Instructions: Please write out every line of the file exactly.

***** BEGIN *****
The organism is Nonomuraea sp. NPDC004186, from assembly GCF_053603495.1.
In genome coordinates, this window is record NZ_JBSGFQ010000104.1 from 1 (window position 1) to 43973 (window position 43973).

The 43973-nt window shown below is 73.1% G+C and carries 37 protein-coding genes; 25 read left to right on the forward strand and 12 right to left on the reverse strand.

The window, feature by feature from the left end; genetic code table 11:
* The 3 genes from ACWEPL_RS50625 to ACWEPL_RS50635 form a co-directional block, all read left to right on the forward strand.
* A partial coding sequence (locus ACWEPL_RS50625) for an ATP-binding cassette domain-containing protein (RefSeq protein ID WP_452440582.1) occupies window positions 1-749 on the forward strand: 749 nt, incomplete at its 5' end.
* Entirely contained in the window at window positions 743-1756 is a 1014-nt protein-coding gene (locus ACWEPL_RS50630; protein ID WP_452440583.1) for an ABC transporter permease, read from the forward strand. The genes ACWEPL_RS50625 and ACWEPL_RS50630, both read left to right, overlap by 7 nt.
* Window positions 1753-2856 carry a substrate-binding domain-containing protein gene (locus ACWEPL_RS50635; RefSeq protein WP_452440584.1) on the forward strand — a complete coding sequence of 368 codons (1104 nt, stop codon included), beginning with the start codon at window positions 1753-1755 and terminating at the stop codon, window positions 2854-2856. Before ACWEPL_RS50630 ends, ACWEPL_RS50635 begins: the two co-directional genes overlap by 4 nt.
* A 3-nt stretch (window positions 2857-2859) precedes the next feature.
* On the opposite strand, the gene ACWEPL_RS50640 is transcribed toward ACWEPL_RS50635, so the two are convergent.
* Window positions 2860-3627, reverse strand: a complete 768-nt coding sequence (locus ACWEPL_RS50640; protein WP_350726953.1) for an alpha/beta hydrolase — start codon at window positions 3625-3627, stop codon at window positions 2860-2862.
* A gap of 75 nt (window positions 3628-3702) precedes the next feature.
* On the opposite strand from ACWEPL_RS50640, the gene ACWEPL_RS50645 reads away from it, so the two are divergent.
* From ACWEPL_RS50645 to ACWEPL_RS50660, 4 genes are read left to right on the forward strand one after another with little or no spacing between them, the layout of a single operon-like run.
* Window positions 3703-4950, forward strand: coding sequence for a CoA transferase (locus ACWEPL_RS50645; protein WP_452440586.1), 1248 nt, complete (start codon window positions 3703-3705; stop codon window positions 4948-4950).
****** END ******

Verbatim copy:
The organism is Nonomuraea sp. NPDC004186, from assembly GCF_053603495.1.
In genome coordinates, this window is record NZ_JBSGFQ010000104.1 from 1 (window position 1) to 43973 (window position 43973).

The 43973-nt window shown below is 73.1% G+C and carries 37 protein-coding genes; 25 read left to right on the forward strand and 12 right to left on the reverse strand.

The window, feature by feature from the left end; genetic code table 11:
* The 3 genes from ACWEPL_RS50625 to ACWEPL_RS50635 form a co-directional block, all read left to right on the forward strand.
* A partial coding sequence (locus ACWEPL_RS50625) for an ATP-binding cassette domain-containing protein (RefSeq protein ID WP_452440582.1) occupies window positions 1-749 on the forward strand: 749 nt, incomplete at its 5' end.
* Entirely contained in the window at window positions 743-1756 is a 1014-nt protein-coding gene (locus ACWEPL_RS50630; protein ID WP_452440583.1) for an ABC transporter permease, read from the forward strand. The genes ACWEPL_RS50625 and ACWEPL_RS50630, both read left to right, overlap by 7 nt.
* Window positions 1753-2856 carry a substrate-binding domain-containing protein gene (locus ACWEPL_RS50635; RefSeq protein WP_452440584.1) on the forward strand — a complete coding sequence of 368 codons (1104 nt, stop codon included), beginning with the start codon at window positions 1753-1755 and terminating at the stop codon, window positions 2854-2856. Before ACWEPL_RS50630 ends, ACWEPL_RS50635 begins: the two co-directional genes overlap by 4 nt.
* A 3-nt stretch (window positions 2857-2859) precedes the next feature.
* On the opposite strand, the gene ACWEPL_RS50640 is transcribed toward ACWEPL_RS50635, so the two are convergent.
* Window positions 2860-3627, reverse strand: a complete 768-nt coding sequence (locus ACWEPL_RS50640; protein WP_350726953.1) for an alpha/beta hydrolase — start codon at window positions 3625-3627, stop codon at window positions 2860-2862.
* A gap of 75 nt (window positions 3628-3702) precedes the next feature.
* On the opposite strand from ACWEPL_RS50640, the gene ACWEPL_RS50645 reads away from it, so the two are divergent.
* From ACWEPL_RS50645 to ACWEPL_RS50660, 4 genes are read left to right on the forward strand one after another with little or no spacing between them, the layout of a single operon-like run.
* Window positions 3703-4950, forward strand: coding sequence for a CoA transferase (locus ACWEPL_RS50645; protein WP_452440586.1), 1248 nt, complete (start codon window positions 3703-3705; stop codon window positions 4948-4950).